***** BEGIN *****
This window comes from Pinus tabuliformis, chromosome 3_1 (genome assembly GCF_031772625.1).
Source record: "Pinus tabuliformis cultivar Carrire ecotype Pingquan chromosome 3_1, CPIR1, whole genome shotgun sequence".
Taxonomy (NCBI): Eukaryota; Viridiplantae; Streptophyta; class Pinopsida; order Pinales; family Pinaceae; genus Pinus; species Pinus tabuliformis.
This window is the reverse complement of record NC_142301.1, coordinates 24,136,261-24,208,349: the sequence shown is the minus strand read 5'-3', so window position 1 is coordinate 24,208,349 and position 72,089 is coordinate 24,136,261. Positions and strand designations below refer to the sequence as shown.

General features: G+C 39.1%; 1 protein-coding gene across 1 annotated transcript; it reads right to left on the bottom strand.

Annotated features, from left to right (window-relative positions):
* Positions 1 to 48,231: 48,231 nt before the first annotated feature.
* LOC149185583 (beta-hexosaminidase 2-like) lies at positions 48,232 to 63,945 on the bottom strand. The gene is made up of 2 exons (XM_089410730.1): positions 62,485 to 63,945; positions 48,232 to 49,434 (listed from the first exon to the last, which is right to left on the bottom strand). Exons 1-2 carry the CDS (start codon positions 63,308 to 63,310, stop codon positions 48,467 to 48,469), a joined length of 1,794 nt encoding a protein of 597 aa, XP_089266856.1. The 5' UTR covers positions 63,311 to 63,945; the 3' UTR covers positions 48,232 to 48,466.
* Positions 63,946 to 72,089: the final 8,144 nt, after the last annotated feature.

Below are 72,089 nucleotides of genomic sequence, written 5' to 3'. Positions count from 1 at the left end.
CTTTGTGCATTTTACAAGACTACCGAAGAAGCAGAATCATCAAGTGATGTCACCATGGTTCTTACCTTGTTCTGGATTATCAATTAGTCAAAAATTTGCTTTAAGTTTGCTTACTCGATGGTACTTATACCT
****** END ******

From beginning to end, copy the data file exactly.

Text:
This window comes from Pinus tabuliformis, chromosome 3_1 (genome assembly GCF_031772625.1).
Source record: "Pinus tabuliformis cultivar Carrire ecotype Pingquan chromosome 3_1, CPIR1, whole genome shotgun sequence".
Taxonomy (NCBI): Eukaryota; Viridiplantae; Streptophyta; class Pinopsida; order Pinales; family Pinaceae; genus Pinus; species Pinus tabuliformis.
This window is the reverse complement of record NC_142301.1, coordinates 24,136,261-24,208,349: the sequence shown is the minus strand read 5'-3', so window position 1 is coordinate 24,208,349 and position 72,089 is coordinate 24,136,261. Positions and strand designations below refer to the sequence as shown.

General features: G+C 39.1%; 1 protein-coding gene across 1 annotated transcript; it reads right to left on the bottom strand.

Annotated features, from left to right (window-relative positions):
* Positions 1 to 48,231: 48,231 nt before the first annotated feature.
* LOC149185583 (beta-hexosaminidase 2-like) lies at positions 48,232 to 63,945 on the bottom strand. The gene is made up of 2 exons (XM_089410730.1): positions 62,485 to 63,945; positions 48,232 to 49,434 (listed from the first exon to the last, which is right to left on the bottom strand). Exons 1-2 carry the CDS (start codon positions 63,308 to 63,310, stop codon positions 48,467 to 48,469), a joined length of 1,794 nt encoding a protein of 597 aa, XP_089266856.1. The 5' UTR covers positions 63,311 to 63,945; the 3' UTR covers positions 48,232 to 48,466.
* Positions 63,946 to 72,089: the final 8,144 nt, after the last annotated feature.

Below are 72,089 nucleotides of genomic sequence, written 5' to 3'. Positions count from 1 at the left end.
CTTTGTGCATTTTACAAGACTACCGAAGAAGCAGAATCATCAAGTGATGTCACCATGGTTCTTACCTTGTTCTGGATTATCAATTAGTCAAAAATTTGCTTTAAGTTTGCTTACTCGATGGTACTTATACCT